Next we prepped, and masked the car, rolled it into the paint booth, and started laying out the flame design with thin tape. Their are a couple of methods for laying the design out. The newer ways utilize the computer stencil to get everything measured, and exact. We instead did mine the old school traditional method by laying out the flames by hand, and using sight for measure, which requires a more skilled painter, with a good eye to pull off. Here, you can see where I started laying out the flames freehand, and my friend and helper Roger trying to finish up the front of the opposite side while he was learning how to lay out the pattern, and I got a couple of shots off.





After laying out the basic design, we then masked, and did all the prep for shooting some color on the flames. Here you can see my PT sitting in the booth all ready to go. Note: in this case, the four coats of Kandy Tangerine Pearl was already baked from the week before, and has been masked off from the rest of the graphic work. Also, the front Bumper had some blemishes in the new paint so it was renoved and reshot seperate to get the new color just right from top to bottom.




Next, we proceeded to prep, and shoot the black flames. After letting the paint cure while we took a break, we went back in, and used an air brush to shoot copper Ice Pearl with Microflake at the tip of each flame, and then alternated streaks of gold, silver, and gunmetal gray Ice pearl with Microflake into the entire flame design to give it more depth, and the illusion of changing multiple colors as the sun hits it which gives it a little pop.





After letting the paint bake, and cure, we color sanded the paint back down to a dull flat surface, and moved on to our finishing touches. My friend Roger took over my air brush, and worked on learning how to shoot drop shadowing which is basically a streak of color strategically placed to make the paint appear as though it is has a 3D effect slightly floating, or hovering above the bodies surface. I chose to use some Brandy Wine for the drop shadow which I thought would better compliment the colors instead of going with dark gray which I use way too much already. Anyways, here is Roger shooting the shadow effect.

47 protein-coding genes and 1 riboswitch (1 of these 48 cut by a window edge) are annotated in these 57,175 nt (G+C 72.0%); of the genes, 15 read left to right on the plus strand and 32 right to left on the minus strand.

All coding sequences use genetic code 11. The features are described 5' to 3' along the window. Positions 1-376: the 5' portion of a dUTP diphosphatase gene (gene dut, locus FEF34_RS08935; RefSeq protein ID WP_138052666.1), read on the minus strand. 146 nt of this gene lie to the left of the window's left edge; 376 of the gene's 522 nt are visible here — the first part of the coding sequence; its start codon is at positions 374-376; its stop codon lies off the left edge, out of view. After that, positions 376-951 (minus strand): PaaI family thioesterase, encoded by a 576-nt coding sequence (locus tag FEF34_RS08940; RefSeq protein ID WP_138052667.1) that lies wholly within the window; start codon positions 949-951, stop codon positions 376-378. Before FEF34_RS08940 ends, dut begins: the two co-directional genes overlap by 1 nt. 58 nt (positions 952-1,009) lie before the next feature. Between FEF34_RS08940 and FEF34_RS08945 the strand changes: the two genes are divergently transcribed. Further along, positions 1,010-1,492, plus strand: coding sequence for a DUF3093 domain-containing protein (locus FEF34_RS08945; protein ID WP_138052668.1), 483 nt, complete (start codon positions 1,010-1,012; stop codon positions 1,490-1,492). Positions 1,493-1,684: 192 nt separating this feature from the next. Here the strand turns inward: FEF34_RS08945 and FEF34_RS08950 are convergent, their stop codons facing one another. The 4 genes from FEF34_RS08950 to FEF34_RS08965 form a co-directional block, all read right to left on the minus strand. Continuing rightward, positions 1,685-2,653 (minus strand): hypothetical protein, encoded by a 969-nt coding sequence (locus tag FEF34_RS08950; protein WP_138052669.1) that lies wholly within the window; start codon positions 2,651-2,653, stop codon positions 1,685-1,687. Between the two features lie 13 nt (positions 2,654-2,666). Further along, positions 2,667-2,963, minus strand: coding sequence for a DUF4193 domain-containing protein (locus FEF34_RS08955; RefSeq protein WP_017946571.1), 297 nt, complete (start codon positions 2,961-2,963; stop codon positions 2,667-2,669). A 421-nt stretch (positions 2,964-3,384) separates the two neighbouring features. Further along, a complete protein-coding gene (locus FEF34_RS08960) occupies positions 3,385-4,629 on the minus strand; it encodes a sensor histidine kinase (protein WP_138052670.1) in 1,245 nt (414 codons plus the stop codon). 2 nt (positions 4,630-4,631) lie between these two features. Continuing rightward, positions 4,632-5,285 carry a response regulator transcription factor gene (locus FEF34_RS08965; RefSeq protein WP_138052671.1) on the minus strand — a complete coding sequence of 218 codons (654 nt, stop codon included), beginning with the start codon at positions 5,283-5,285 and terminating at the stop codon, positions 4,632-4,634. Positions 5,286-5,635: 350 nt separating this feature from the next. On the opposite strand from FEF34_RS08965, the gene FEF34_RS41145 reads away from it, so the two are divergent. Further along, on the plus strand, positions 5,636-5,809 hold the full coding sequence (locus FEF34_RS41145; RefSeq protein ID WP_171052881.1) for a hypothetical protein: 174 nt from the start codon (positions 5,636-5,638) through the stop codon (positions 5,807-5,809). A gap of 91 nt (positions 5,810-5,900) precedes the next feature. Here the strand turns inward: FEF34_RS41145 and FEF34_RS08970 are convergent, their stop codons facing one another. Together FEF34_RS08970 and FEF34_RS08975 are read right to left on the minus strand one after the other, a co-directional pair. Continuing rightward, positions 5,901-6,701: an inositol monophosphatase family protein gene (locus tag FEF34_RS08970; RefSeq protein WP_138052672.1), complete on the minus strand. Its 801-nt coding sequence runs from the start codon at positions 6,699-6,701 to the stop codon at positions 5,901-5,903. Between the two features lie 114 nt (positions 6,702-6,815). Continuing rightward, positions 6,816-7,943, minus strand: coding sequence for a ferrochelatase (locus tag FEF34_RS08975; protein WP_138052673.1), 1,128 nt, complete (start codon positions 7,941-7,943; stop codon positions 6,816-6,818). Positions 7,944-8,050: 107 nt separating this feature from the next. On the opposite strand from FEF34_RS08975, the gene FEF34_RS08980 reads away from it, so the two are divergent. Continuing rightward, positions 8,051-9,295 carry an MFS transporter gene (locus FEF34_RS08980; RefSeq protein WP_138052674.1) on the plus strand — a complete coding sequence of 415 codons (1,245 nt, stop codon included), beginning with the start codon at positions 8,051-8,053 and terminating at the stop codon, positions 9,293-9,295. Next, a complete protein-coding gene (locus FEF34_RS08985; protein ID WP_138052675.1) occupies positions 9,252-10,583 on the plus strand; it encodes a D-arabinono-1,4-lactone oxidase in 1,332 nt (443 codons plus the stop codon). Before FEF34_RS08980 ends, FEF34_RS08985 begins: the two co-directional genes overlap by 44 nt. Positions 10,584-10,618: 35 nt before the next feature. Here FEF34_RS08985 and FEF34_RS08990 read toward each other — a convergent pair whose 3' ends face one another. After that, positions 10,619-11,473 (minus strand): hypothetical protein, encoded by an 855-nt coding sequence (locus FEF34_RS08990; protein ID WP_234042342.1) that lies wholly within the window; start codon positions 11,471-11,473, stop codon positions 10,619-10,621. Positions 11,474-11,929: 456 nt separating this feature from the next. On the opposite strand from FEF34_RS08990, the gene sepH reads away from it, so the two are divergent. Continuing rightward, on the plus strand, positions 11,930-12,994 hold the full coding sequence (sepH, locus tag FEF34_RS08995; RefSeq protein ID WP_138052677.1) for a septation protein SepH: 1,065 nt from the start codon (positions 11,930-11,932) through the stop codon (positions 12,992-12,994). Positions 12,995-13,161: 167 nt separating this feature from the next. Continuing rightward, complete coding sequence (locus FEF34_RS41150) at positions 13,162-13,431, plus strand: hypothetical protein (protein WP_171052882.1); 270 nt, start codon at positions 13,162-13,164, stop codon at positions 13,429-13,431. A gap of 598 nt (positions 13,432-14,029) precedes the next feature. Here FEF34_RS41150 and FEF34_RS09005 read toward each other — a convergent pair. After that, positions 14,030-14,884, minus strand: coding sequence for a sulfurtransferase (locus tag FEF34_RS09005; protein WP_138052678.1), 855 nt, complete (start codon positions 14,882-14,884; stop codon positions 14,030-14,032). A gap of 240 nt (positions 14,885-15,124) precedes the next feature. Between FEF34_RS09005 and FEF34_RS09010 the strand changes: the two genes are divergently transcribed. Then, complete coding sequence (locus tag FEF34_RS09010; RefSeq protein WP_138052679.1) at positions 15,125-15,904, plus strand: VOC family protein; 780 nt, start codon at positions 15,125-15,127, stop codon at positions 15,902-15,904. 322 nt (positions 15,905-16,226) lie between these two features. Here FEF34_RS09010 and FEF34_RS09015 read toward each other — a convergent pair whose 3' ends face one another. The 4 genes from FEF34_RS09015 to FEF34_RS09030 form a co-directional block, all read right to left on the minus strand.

Next it was time for some hand pin striping to finish off the edges of our layout, and give it a more done look to it. This is where Roger really helped out as his specialty is sign painting, does a ton of custom lettering, and he has an extremely steady hand. For this, we decided to make take a bit of a risk and do a transition from bright orange up front, to dark red as we made our way down the sides of the layout. The real risk was, if we screwed anything up, we were going to have to redo a ton of work all over again! Anyway, here is old Ice Man Roger doing what he does best.






And finally, we shot 14 coats of clear, and here is the final look. The reason we used so much clear was to give it a deep rich color, and protect the flames from damage.




After the paint was baked, and cured, it was all color sanded down again, and buffed back out to a high gloss finish, and then final assembly.

We purposely designed the flame layout with future plans in mind, as I want to shave my door handles, and redo my front end later on, and can now do both without having to go near the flames in the process. And here is the car today.






Sorry for the long post, but I wanted to show why it is more expensive to do paint. The labor involve, and the high cost of paint is the biggest reasons, but if you can afford to do it, the outcome is well worth it to me!

I wish you the best of luck in whatever you decide, and if you have any more questions, please feel free to ask away!

Take er easy!

Candyman
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Last edited by Candyman; 31 Jan 2010 at 05:46 am.
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Old 19 Oct 2008, 02:58 pm
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Talking Re: help deciding!!!!!!!!

Woooow that loooks like a lot of work but the outcome and the coloring is awesome man. the looks of the car totally stand out once u added the flames. Hey man i noticed that you are located in riverside. do u have any friends in sacramento that do paint jobs?? wow i bet my car wont look as good as yours does.